Wednesday, February 23, 2005


Last week, my husband and I were watching documentary footage of the Beatles' first American tour and spouting cliches.

"That was the last innocent year."

"That was really the beginning of the Sixties."

So the next day, I'm browsing in the History aisle of the library and what do I see? "The Last Innocent Year: America in 1964 : The Beginning of the 'Sixties' " by Jon Margolis. Tonight, remind me to talk about finding a million dollars.

I'm about halfway through this book, and it's like looking at an ultrasound for the way things are now. The narrative goes chronologically from the day after JFK's assassination to the 1964 Presidential Election, and along the way it encompasses the rise of both the New Left and the modern Conservative movement behind Barry Goldwater's candidacy, the repercussions of the Civil Rights Act (which was originally going to include bias against gender as well as race), the emergence of an anti-war movement to protest our participation in a war of "questionable necessity," the creation of BASIC programming language, and milestones in sports, culture and entertainment, including, yes, the Beatles.

There is even a foreshadowing of "Red State and Blue State America," although this book was published in 1999 and this term would not be coined for another year. It's here in this analysis of a New York Times Magazine article from the end of 1963 entitled, "What Sort of Nation Are We?":

Not a bad one, came the answer. "We are, first and foremost, a democracy," the article said, but a special kind of democracy. Noting that popular majorities no doubt opposed many of the country's political institutions--free speech, the presumption of innocense--the article concluded, without using the offending word, that this was something of an elitist democracy, in which only a select minority held liberal values.

Or at least the ideal democracy your teachers held up to you in Civics Class or during "Brotherhood Week." ("I want to live in a friendly world, A friendly world, A friendly world...")

Instead, American democracy was "a social rather than a political phenomenon," based on the fact that more Americans "have been able to ascend to a level of material security and a consciousness of personal worth" than the people of other lands, to such an extent that "social classes play...a small role in our national life."

Even members of racial minorities could attain this wealth and consciousness, the article said, for the real division of the country was based on neither race not class; it was...well, it wasn't education, exactly. It was more like degrees of enlightenment, or what would later be called "lifestyle."

The division was between a "provincial America," mired in the past but well represented in Congress and in local government,

Both the liberals the the conservatives could make this statement now: The liberals are stuck in the Seventies in many ways, and the conservatives want to roll back the clock to at least before the New Deal.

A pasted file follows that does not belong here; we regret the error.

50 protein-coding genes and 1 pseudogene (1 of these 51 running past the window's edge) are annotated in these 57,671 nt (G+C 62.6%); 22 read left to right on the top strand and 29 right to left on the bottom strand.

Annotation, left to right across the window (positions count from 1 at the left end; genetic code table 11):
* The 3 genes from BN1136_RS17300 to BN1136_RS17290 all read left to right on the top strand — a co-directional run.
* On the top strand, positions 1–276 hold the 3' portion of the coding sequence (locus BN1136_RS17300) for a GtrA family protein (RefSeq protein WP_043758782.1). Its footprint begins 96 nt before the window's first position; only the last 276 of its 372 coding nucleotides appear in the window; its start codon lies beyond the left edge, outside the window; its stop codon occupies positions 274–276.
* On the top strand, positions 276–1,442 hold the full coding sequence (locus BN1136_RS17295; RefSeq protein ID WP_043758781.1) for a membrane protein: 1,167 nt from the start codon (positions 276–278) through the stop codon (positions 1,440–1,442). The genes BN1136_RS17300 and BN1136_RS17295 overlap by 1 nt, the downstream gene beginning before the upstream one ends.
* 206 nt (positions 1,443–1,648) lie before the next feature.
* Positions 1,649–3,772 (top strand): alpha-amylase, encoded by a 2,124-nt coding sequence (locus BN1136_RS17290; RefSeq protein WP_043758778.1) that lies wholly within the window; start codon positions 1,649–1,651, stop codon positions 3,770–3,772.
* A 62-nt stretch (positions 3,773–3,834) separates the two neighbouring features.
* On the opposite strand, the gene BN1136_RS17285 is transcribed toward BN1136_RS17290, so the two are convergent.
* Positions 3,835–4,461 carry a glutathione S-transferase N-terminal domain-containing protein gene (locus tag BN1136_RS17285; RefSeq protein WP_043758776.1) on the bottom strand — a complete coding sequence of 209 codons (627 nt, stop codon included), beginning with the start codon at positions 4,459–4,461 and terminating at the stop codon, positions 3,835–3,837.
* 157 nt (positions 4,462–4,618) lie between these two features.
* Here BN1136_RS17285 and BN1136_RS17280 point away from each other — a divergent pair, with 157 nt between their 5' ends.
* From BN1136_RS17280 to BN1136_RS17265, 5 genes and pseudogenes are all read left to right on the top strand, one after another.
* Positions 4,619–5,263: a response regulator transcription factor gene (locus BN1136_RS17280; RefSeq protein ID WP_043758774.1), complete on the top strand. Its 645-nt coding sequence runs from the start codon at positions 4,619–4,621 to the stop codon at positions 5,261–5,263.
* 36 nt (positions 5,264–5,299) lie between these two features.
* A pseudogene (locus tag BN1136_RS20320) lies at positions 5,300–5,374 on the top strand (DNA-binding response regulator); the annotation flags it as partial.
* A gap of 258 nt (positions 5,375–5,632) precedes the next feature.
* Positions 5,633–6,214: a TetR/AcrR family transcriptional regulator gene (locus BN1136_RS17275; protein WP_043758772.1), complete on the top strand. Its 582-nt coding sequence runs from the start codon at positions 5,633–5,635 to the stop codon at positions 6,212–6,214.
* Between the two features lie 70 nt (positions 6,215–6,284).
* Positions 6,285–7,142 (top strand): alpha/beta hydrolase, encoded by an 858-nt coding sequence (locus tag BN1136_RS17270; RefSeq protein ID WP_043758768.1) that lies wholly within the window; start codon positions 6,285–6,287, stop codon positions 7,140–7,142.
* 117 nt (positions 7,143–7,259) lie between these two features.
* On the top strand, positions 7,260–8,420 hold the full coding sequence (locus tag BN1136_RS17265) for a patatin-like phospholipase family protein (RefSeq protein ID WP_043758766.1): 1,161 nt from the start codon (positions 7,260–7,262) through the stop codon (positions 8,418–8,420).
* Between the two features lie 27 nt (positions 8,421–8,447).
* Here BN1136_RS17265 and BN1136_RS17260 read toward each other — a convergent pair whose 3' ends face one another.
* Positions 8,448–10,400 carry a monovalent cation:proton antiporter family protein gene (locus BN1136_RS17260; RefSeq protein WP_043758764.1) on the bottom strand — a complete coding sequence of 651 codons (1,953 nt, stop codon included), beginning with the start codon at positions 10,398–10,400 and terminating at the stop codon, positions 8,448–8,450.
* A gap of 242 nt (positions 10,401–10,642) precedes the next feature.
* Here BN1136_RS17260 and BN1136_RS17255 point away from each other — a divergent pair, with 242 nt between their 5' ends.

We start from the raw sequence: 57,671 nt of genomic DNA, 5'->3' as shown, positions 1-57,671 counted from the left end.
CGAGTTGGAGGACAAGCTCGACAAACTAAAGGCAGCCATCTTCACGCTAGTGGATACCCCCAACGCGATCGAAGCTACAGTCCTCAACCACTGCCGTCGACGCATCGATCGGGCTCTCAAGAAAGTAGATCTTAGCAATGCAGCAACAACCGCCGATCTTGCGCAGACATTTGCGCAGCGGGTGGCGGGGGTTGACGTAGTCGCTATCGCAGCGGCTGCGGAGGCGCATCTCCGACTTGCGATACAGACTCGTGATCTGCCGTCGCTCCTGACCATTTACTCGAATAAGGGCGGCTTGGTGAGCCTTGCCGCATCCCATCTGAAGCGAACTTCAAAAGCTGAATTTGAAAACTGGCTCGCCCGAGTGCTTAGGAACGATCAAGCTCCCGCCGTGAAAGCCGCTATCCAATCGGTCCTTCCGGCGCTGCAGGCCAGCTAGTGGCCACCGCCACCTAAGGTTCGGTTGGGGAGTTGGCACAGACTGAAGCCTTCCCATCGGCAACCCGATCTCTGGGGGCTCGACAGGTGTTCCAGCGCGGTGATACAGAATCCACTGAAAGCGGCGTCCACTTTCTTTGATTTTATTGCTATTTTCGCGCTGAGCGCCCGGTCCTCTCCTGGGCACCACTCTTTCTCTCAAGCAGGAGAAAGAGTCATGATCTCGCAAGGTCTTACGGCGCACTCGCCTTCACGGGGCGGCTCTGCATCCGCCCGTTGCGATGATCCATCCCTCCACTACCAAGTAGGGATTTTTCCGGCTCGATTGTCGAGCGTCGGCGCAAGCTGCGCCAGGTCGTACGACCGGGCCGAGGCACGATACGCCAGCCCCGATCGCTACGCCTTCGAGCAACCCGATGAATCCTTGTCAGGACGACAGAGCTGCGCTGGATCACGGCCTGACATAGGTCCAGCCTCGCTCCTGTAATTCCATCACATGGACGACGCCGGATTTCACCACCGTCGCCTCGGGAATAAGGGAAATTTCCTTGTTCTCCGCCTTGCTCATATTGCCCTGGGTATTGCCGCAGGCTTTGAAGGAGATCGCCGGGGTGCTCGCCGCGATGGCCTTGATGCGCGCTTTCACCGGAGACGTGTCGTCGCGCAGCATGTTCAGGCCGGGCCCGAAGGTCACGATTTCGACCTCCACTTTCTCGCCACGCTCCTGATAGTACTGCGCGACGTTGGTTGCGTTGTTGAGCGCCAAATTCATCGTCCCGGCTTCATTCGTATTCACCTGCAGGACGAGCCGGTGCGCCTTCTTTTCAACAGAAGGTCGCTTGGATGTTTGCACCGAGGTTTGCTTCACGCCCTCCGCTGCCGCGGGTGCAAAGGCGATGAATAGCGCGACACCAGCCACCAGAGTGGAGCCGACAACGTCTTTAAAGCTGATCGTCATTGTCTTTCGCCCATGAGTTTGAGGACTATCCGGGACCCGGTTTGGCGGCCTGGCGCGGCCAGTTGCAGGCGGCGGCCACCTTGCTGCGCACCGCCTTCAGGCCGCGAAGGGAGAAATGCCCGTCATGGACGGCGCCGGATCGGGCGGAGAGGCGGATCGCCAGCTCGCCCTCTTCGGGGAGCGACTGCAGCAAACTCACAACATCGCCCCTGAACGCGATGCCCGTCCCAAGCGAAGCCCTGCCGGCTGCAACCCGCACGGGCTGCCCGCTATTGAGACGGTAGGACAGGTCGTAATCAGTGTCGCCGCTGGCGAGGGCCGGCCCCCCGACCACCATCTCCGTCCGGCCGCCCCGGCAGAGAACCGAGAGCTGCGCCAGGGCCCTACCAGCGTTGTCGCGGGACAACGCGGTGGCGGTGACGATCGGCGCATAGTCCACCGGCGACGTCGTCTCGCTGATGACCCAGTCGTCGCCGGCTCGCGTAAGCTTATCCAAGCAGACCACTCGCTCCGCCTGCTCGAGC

and in the future-oriented "metropolitan America," whose voice was heard in the big corporations, the universities, the new suburban developments, the communications industry, and the presidency.

So broad was the Vital Center--just before it split apart more and more into opposite poles--that big corporations and the "cultural elite" could be spoken of under the same umbrella.

What distinguished these two Americas, said the author, was "our [there was no doubt as to which side he was on] commitment to a democratic society and to technological innovation." Nor was there much doubt that "we" would prevail. After all, suburbia, the corporate economy, and the power of the presidency could only grow, and as more people got college educations, there would be more of "us," fewer of "them."

So not to worry. The Dallas fourth graders who cheered the assassination were remnants of the fading "provincial America." The murders in Dallas were "unpredictable and unpreventable." To be sure, America has its problems, the article said, but "our problems are those of success."

I was in fourth grade in the Bronx when JFK was assassinated (see "Brunobaby, the Prenatal Years.") The shock in the classroom when the principal made the announcement over the PA reverberated in my nightmares for the next two years. If someone had told us that a classroom of kids like us had cheered the news, we would have thought that class was in Russia or Cuba.

Yet, we wouldn't have been surprised to hear it was in our own Southwest. Anyone of us who could turn on a television knew that everyone below the Mason-Dixon Line was a hillbilly, a moron or a bigot, despite the fact that we could find their counterparts without leaving the New York Tri-State Area.

And "they," in turn, thought we were the Commies, for wanting "our" Godless government to force a change in their deeply traditional, deeply entrenched social and economic order, without regard for the consequences that such necessary changes might leave in their wake.

Our parents read the Daily News and the Journal-American, but for those of us whose ambitions went beyond the neighborhood, there was no doubt that we aspired to be the ubiquitous "we" of the Times article. In that last innocent year, we were little world-beaters waiting to happen.

Meanwhile, Red America lay in wait.

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